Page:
For Danielle Swift, the need for rent control in St. Paul, Minnesota gained new urgency at the end of 2020, when her mother suddenly received a massive rent increase. Swift, an organizer with the Frogtown Neighborhood Association, suspects that her mother’s landlord decided to increase her rent after she informed her landlord of a maintenance issue. “My mom ended up moving a roommate in, which she wasn’t supposed to do, but she didn’t really have too many options,” Swift told me.
By then, a coalition of St. Paul housing rights groups, including the Frogtown Neighborhood Association, had already been strategizing on a campaign to enact rent control in their city of 300,000; that campaign, Keep St. Paul Home, was launched in March of 2021. The goal was ambitious—to pass the broadest rent control initiative in the country, one that would cap annual rent increases at three percent and, unlike similar rent control laws in cities and states around the country, would include new rental housing under its protections. “The pandemic gave us this sense of, we can’t wait any longer,” said Keep St. Paul Home Campaign Manager Tram Hoang.
According to statistics compiled by the coalition Housing Equity Now St. Paul, more than half of all residents in the city rent their homes, and its renters are disproportionately Black, Native, Latino, and Asian. Despite the city’s reputation for affordability, according to Hoang, renters of color, in particular Black renters, and poorer residents were increasingly being hit with rental increases that they couldn’t afford: a form of slow-moving eviction. A recent study by Harvard University’s Joint Center for Housing Studies found that one in four renters in the Twin Cities spend at least half of their income on rent. When housing organizers talked to renters about needed tenant protections, said Hoang, they were often told, “You know, a security deposit limit would be great. But is there anything that protects me from my rent going up $500?” Swift echoed Hoang. “I knew that this was an issue that a lot of people were experiencing, especially because the market is so hot,” Swift said.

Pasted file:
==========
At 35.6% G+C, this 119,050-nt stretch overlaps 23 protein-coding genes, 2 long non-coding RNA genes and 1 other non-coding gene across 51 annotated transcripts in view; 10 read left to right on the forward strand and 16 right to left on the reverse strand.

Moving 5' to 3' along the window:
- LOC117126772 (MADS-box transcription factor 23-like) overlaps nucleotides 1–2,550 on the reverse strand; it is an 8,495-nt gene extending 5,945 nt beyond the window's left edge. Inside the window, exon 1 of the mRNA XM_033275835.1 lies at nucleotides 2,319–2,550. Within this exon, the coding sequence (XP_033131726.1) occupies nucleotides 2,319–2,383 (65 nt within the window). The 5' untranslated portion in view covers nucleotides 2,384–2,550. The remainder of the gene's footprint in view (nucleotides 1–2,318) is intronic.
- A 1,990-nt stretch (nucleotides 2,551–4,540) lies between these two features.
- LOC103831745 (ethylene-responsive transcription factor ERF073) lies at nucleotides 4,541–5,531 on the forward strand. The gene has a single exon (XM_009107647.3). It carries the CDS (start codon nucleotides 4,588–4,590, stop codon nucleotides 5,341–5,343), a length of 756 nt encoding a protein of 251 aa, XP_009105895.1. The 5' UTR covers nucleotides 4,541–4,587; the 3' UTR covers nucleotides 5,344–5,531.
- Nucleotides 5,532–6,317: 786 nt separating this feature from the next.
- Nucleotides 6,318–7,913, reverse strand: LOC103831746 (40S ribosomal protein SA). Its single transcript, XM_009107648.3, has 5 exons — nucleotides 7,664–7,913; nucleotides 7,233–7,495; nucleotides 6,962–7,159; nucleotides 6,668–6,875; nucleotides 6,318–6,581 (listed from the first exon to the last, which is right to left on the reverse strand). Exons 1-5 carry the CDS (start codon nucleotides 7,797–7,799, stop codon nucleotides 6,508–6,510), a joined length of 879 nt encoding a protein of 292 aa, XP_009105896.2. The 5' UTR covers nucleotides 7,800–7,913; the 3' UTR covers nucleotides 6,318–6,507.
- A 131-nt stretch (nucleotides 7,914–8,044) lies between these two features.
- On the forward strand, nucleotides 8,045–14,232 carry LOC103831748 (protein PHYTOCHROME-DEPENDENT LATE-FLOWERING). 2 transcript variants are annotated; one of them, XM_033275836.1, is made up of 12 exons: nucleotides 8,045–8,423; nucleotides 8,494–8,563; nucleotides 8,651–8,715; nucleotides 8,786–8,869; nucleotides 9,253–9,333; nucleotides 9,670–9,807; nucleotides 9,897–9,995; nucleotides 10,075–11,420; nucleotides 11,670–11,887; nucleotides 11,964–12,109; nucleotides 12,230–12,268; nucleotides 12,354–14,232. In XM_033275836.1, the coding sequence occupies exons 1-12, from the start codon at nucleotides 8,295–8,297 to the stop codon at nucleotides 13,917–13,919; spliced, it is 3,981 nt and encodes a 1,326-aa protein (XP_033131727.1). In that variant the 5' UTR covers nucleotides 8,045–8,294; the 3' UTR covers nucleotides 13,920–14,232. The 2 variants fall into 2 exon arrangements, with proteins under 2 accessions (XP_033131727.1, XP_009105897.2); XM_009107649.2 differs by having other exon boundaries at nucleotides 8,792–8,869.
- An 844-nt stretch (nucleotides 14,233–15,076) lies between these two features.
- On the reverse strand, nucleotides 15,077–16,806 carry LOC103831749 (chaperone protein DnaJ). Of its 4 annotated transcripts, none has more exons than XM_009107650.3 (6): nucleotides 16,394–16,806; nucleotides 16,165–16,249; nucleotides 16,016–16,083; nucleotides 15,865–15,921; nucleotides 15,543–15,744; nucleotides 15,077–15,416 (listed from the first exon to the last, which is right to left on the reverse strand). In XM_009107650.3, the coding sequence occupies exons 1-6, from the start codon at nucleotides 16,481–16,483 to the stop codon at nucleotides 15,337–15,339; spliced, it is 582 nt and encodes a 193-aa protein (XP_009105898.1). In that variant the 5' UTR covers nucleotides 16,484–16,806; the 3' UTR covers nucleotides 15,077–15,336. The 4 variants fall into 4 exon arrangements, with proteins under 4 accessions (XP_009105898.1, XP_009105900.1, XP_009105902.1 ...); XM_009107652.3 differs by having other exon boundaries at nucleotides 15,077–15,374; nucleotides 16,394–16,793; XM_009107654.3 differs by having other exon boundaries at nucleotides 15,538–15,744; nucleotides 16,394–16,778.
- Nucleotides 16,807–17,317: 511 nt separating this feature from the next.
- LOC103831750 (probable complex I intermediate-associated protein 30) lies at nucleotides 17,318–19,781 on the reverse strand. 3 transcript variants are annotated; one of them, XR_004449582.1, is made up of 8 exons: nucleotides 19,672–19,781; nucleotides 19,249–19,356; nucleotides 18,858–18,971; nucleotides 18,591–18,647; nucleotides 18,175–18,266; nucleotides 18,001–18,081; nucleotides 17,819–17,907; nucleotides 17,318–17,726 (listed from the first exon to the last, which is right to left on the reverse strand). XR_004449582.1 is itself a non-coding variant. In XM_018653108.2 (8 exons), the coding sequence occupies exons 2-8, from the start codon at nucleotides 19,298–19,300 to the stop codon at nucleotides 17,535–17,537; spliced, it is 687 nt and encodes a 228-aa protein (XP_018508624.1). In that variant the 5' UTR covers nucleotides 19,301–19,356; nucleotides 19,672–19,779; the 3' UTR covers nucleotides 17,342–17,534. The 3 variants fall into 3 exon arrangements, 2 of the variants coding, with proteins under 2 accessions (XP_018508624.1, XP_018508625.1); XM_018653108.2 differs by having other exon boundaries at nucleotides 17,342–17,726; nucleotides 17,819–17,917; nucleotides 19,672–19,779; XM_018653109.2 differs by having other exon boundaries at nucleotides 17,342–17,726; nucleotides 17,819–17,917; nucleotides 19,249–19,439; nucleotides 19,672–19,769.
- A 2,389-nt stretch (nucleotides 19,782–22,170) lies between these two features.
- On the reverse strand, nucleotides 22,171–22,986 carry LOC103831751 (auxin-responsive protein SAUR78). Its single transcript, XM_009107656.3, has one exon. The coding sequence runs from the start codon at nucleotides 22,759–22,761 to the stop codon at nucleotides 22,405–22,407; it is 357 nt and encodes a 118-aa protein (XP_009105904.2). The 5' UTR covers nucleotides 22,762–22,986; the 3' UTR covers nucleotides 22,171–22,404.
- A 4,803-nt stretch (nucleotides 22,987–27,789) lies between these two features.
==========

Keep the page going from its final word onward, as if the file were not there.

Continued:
Their first step was to collect enough signatures to put a ballot initiative before voters, a requirement imposed by a 1984 state law that barred cities from enacting rent control measures unless approved by voters. After they cleared that barrier, the campaign was faced with another: an opposition led by a landlord lobby group that would go on to raise almost $4 million to fight the rent control initiative—compared to the mere $200,000 spent by the Keep St. Paul Home campaign. But in November, Keep St. Paul Home won. Come May of next year, St. Paul will have the strongest rent control protections of any city in the entire country.
Organizers of St. Paul are not the only ones who are turning to rent control as a necessary tool to combat the housing affordability crisis. Eviction moratoriums and a massive influx of rental assistance helped keep people in their homes during the early stages of the pandemic, but their temporary nature has served to highlight the precarious existence of many renters. Evictions are once again rising, even as, contrary to the sob stories we’ve heard repeatedly through the pandemic, studies have found that landlords collected rent during the pandemic at rates roughly on par as before. (Not to mention that rental relief did little to shift power back to renters. As Tara Raghuveer, the director of the advocacy group KC Tenants in Kansas City, Missouri, recently told The New York Times, “Rental assistance was not designed for tenants; rental assistance was designed to stabilize an industry.”) In neighboring Minneapolis, voters also approved a ballot initiative that would give City Council the ability to enact rent control. In October, the Santa Ana City Council narrowly passed a rent control bill, becoming the first city in Orange County to do so. And Boston’s new progressive mayor Michelle Wu campaigned in part on a platform to reinstate rent control, which was banned throughout the state of Massachusetts in 1994 after a landlord-driven campaign.